Define $g:\mathbb{R^2} \rightarrow \mathbb{R^2}$ by $(x,y)=g(s,t)=(st,e^t)$ and let $\omega= xdy$. How can I compute $d\omega$ and $g^\ast \omega$?

Actually, I computed $d\omega =tds \wedge e^tdt$. (Is this true?) However I am confused about the pullback map.

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    $\begingroup$ Your $d\omega$ cannot be correct: differentiating a 1-form you get a 2-form but $t ds + e^t dt$ is a 1-form. $\endgroup$ – Giuseppe Negro Dec 30 '11 at 15:41
  • $\begingroup$ @GiuseppeNegro You're right. There's a typo, it should be $tds \wedge e^tdt$. I've corrected it. $\endgroup$ – user20353 Dec 30 '11 at 15:47

Let's deal with $\mathrm{d} \omega$ first. The exterior derivative of a differential form is defined purely in terms of that differential form, so $g$ never enters the picture here. The Leibniz rule for exterior derivatives is $$\mathrm{d} (\alpha \wedge \beta) = \mathrm{d} \alpha \wedge \beta + (-1)^p \alpha \wedge \mathrm{d} \beta$$ where $\alpha$ is a $p$-form. Hence, $$\mathrm{d} (x \, \mathrm{d} y) = \mathrm{d} x \wedge \mathrm{d} y - x \, \mathrm{d}^2 y = \mathrm{d} x \wedge \mathrm{d} y$$ since $\mathrm{d}^2 y = 0$.

The pullback of a differential form by a smooth map is a little more confusing. Recall that a $1$-form $\alpha$ on a manifold $M$ is a smooth map $\alpha : M \to T^* M$ such that $$\alpha |_p \in T^*_p M \text{ for each } p \text{ in } M$$ where I have written $\alpha |_p$ to mean the value of $\alpha$ at $p$. But an element of $T^*_p M$ is a linear map $T_p M \to \mathbb{R}$, so given a smooth map of manifolds $g : M' \to M$, at each point $p'$ of $M'$, we have $$\alpha |_{g(p')} \circ \mathrm{D}g |_{p'} : T_{p'} M' \to \mathbb{R}$$ where $\mathrm{D}g |_{p'} : T_{p'} M' \to T_{g(p')} M$ is the Jacobian of $g$ at $p'$. Thus this yields a $1$-form on $M'$ $$g^* \alpha : M' \to T^* M'$$ defined by $$g^* \alpha |_{p'} = \alpha |_{g(p')} \circ \mathrm{D}g |_{p'}$$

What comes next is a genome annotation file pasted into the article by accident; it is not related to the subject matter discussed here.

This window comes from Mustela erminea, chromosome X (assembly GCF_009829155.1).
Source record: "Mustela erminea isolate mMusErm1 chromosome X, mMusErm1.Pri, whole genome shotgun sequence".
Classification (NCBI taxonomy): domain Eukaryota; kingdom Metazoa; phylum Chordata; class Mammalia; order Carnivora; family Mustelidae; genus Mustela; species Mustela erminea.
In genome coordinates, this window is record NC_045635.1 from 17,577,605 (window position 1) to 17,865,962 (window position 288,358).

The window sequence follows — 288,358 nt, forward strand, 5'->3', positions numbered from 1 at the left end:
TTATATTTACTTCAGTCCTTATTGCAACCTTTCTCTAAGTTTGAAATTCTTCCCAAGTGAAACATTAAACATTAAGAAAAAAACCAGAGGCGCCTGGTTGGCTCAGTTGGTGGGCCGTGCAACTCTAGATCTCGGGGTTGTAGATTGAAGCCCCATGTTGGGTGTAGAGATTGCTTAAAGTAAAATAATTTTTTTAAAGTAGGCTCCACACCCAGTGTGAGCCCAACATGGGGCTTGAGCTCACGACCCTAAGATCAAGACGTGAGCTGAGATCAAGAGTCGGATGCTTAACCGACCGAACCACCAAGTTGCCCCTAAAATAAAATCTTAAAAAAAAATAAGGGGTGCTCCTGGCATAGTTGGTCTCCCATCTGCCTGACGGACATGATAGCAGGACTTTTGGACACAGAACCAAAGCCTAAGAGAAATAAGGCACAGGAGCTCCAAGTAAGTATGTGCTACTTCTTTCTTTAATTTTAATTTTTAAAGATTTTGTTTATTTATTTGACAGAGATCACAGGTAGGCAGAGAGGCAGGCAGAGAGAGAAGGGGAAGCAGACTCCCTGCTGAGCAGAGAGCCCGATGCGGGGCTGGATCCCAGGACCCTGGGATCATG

Now, this only looks complicated, but it really isn't. Since $g(s, t) = (x, y) = (st, \exp t)$, we have $$\begin{align} g^* \mathrm{d} x & = t \, \mathrm{d} s + s \, \mathrm{d} t \\ g^* \mathrm{d} y & = \exp(t) \, \mathrm{d} t \end{align}$$ and $g^*$ is a homomorphism of exterior differential algebras, so $$g^* (x \, \mathrm{d} y) = s t \exp(t) \, \mathrm{d} t$$ which is exactly what you would expect from naïvely pushing around differential operators and substituting! (This is partly the reason why some people simply omit the notation $g^*$.)


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